BEIJING -- Beijing on Monday rolled out a slew of measures to curb industrial pollution amid latest efforts to clean up the city's air.
In a five-year clean air action plan (2013-2017), the Beijing municipal government said 1,200 polluting companies will be ordered to upgrade or close parts or all of their facilities in the coming years to 2016.
Authorities will identify small polluters in township- and village-level industrial zones and shut them down if they fail to meet pollution reduction targets, according to the plan.
The municipal government has pledged to reduce PM 2.5 density by 25 percent or more by 2017 to improve the city's air quality.
PM 2.5 are airborne particles measuring less than 2.5 microns in diameter which can pose health risks.
Other measures include:
The total amount of sulfur dioxide, nitrogen oxides, dust and volatile organic compound emissions will be a prerequisite of environmental impact assessments for any new projects starting this year.
In regions or industries that fail to meet air pollution reduction targets, no new projects that emit major air pollutants will be given regulatory approval as of 2013.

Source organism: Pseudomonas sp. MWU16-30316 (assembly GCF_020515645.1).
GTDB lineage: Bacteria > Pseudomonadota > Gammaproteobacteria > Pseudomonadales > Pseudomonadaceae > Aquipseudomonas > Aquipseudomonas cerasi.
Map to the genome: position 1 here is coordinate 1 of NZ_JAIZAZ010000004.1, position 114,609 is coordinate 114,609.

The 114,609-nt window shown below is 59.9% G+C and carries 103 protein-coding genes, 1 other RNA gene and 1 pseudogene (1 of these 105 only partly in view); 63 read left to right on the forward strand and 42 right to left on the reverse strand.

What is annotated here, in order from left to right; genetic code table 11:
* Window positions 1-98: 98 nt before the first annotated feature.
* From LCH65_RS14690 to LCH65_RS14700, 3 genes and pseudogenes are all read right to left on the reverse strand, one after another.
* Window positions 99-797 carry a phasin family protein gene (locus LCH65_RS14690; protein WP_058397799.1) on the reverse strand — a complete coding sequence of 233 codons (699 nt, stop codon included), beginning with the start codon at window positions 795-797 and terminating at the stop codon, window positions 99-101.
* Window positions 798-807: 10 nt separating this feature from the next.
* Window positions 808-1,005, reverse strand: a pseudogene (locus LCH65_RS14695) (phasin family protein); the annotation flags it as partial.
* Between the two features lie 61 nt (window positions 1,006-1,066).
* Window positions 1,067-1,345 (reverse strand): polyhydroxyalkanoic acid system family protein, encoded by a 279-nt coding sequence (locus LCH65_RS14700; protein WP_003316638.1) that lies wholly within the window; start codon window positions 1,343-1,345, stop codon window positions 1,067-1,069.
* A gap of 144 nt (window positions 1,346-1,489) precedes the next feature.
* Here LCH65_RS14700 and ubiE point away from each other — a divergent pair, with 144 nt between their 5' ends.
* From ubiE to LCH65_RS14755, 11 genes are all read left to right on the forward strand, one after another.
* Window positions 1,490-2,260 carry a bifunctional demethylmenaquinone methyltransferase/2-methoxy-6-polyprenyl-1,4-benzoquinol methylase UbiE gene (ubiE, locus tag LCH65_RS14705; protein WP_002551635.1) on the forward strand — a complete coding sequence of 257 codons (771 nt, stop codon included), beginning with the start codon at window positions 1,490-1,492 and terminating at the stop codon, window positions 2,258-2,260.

The local government will push forward water and electricity pricing reforms to raise prices for big water and power users to drive them to upgrade or shut down their polluting, energy-guzzling facilities as early as 2014.
The authorities will increase discharge fees for sulfur dioxide and nitrogen oxide emissions this year and levy a new fee for discharge of volatile organic compounds next year. It will start a pilot emissions trading scheme for major polluters in 2014.
Companies who break environmental laws will be banned from receiving bank loans, fund-raising through initial public offerings and value-added tax breaks starting this year.